In fact, by that time the Soviets, using the International Brigades as their vanguard, had taken full control of the Republican side. The massacre of the Trotskyists and the anarchists (I’m not shedding any tears for them, by the way) was a purge conducted by the NKVD in parallel with similar actions in the Soviet Union proper.
One of the men murdered in those purges was José Robles, a friend to both Hemingway and Dos Passos, who were at the time producing a propaganda film about the war. Appalled by the murder, Dos Passos quit the project and eventually became a conservative. Hemingway finished that cinematic NKVD op on his own, editing Robles out.
Mr Meades spares no words in fuming about the help Franco received from Hitler and Mussolini, tacitly assisted by “Stanley Baldwin and Anthony Eden, who like most men of their social class dreaded communism more than fascism…”. And yes: “Without [Germany and Italy], Franco would have been defeated and democracy sustained.”
Had Franco been defeated, Spain would have become in 1936 another Romania, circa 1948. That seems to be Mr Meades’s idea of a democracy sustained. However, Franco would have routed the Republicans singlehandedly had they not received massive assistance from Stalin.
Soviet generals advised, and often led, the Republican armies. Soviet pilots flew combat missions in their Soviet Seagull and I-16 fighter planes. Soviet tank crews were employing pincer thrusts in their Soviet BT tanks. Soviet officers ran Republican intelligence and counterintelligence (stealing Spain’s gold reserves in the process).
Since Mr Meades can’t possibly be ignorant of these facts, his failure to mention them even obliquely testifies to the kind of dishonesty that ought to surprise even those familiar with the standards of left-wing journalism. That it’s practised in a supposedly conservative paper should, however, come as a slight surprise.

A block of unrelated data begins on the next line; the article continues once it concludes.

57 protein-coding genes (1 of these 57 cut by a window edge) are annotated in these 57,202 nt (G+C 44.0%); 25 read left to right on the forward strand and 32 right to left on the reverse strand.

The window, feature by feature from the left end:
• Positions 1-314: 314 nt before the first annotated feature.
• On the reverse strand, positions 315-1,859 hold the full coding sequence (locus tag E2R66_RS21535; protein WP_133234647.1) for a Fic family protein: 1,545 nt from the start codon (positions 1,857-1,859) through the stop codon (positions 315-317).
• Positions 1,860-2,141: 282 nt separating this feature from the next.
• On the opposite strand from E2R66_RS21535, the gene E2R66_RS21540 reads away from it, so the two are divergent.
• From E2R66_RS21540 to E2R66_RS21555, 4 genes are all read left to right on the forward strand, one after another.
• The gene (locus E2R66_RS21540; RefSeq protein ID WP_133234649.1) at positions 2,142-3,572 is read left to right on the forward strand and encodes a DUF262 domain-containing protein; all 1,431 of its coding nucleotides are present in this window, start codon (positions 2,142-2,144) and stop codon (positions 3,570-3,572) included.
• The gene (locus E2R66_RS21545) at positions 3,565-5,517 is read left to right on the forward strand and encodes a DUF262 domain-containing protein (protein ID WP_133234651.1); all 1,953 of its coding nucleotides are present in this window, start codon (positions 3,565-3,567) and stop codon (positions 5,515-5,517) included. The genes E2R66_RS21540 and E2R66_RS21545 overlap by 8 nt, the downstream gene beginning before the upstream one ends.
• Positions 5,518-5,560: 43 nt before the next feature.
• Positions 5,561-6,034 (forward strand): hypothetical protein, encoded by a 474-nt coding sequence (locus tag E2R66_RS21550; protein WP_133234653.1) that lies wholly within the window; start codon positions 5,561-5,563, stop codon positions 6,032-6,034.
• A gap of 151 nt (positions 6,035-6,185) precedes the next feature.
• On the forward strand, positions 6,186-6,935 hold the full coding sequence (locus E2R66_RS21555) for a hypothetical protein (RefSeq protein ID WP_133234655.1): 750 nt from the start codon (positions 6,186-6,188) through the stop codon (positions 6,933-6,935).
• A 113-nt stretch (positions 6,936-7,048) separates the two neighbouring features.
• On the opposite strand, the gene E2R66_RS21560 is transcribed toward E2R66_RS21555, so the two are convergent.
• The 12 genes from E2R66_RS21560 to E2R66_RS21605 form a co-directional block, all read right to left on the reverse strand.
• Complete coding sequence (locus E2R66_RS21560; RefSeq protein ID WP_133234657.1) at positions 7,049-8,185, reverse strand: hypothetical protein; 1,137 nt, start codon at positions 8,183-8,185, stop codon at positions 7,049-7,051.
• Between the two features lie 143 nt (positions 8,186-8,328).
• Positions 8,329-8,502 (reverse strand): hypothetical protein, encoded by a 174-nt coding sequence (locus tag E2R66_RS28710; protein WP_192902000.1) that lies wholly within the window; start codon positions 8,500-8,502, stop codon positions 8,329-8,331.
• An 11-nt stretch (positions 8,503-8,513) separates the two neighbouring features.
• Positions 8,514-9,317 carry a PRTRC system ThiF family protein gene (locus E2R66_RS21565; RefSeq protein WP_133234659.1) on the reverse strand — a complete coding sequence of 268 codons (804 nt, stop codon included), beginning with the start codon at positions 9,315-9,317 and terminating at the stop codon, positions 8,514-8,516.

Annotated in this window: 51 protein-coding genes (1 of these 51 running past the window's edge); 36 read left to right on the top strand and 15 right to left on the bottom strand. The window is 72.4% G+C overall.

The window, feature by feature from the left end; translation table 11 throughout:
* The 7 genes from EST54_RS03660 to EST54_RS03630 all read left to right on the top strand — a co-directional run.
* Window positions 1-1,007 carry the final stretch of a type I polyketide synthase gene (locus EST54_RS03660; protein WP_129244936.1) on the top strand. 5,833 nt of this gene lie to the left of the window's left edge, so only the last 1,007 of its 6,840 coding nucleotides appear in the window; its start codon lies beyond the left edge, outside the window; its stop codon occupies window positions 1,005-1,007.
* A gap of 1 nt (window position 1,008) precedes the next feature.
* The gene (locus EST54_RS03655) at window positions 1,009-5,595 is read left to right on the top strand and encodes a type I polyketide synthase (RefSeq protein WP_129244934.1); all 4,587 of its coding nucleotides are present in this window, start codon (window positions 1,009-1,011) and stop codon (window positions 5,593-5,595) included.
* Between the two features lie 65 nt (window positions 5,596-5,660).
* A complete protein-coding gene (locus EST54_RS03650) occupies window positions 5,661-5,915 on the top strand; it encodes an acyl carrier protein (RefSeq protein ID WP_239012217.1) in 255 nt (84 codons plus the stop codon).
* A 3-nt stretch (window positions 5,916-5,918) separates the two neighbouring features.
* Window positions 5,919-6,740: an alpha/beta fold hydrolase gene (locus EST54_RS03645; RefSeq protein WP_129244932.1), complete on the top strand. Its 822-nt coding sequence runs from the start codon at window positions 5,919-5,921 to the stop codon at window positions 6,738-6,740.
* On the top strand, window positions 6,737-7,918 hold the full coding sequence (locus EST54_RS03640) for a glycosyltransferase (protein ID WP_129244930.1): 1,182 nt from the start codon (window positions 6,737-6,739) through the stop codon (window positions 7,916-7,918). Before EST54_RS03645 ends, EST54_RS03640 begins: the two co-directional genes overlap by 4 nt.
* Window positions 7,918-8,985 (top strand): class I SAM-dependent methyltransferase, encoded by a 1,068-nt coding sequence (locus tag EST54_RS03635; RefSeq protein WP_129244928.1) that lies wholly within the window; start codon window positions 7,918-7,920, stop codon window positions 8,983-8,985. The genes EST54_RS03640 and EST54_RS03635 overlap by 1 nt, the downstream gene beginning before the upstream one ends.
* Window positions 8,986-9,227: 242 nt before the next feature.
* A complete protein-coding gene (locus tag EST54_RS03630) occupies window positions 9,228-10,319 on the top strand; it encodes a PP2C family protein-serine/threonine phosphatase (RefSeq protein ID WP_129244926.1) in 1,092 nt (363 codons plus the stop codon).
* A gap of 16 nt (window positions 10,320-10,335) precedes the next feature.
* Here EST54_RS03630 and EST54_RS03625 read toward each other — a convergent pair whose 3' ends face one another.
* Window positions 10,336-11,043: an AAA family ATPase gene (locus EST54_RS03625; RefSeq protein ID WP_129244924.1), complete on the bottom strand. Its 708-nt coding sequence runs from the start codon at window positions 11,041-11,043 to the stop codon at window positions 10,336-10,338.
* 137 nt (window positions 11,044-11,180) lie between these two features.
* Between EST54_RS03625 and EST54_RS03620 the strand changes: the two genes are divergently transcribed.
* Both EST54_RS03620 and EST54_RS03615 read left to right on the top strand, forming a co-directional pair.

Mr Meades creates the impression that the Republicans were basically disarmed: “The efforts of the French air minister Pierre Cot, who sold the Republicans aircraft on the sly, were in vain.” Meaning what? That the Republicans had no warplanes to fly?
None of this is to say that Franco was a little angel. But neither was he the fascist he’s portrayed to be by the likes of Mr Meades.
Franco did align himself with foreign fascists in Germany and Italy, and domestic ones in the Falange. But then even Winston Churchill, not commonly regarded as a fascist, said he’d form an alliance with the devil himself if it helped defeat Hitler. No doubt Franco felt the same way about stopping communism in its tracks.
Civil wars are always fought with utmost brutality, and Franco committed his fair share. However, any decent person, especially one armed with the hindsight of the horrors perpetrated by the communists in every country they conquered, would feel that Franco’s cause was just.
Mr Meades doesn’t qualify as a decent person, which he proves by saying: “It’s telling that the senile cretin Ronald Reagan announced that the Brigade’s Lincoln Battalion fought ‘on the wrong side’.”
Living as he does in a glass house, Mr Meades shouldn’t throw ‘senile cretin’ stones too often. But then of course no vile invective is off-limits when someone dares to suggest that stopping the midnight terror of communism isn’t so bad.
Like all lefties, Mr Meades feels he has to end on a didactic note: “[Dictators] are successful in accruing power for power’s sake. They are the ones whom the most unscrupulous and morally bereft emulate, they are the ones whom we must watch like hawks…”
Anyone with a modicum of education will know that Franco didn’t pursue “power for power’s sake”. In fact, he was most reluctant to lead the anti-communist rebellion, and only did so because he wanted to save his country from Mr Meades’s typological precursors. They too must be watched like hawks.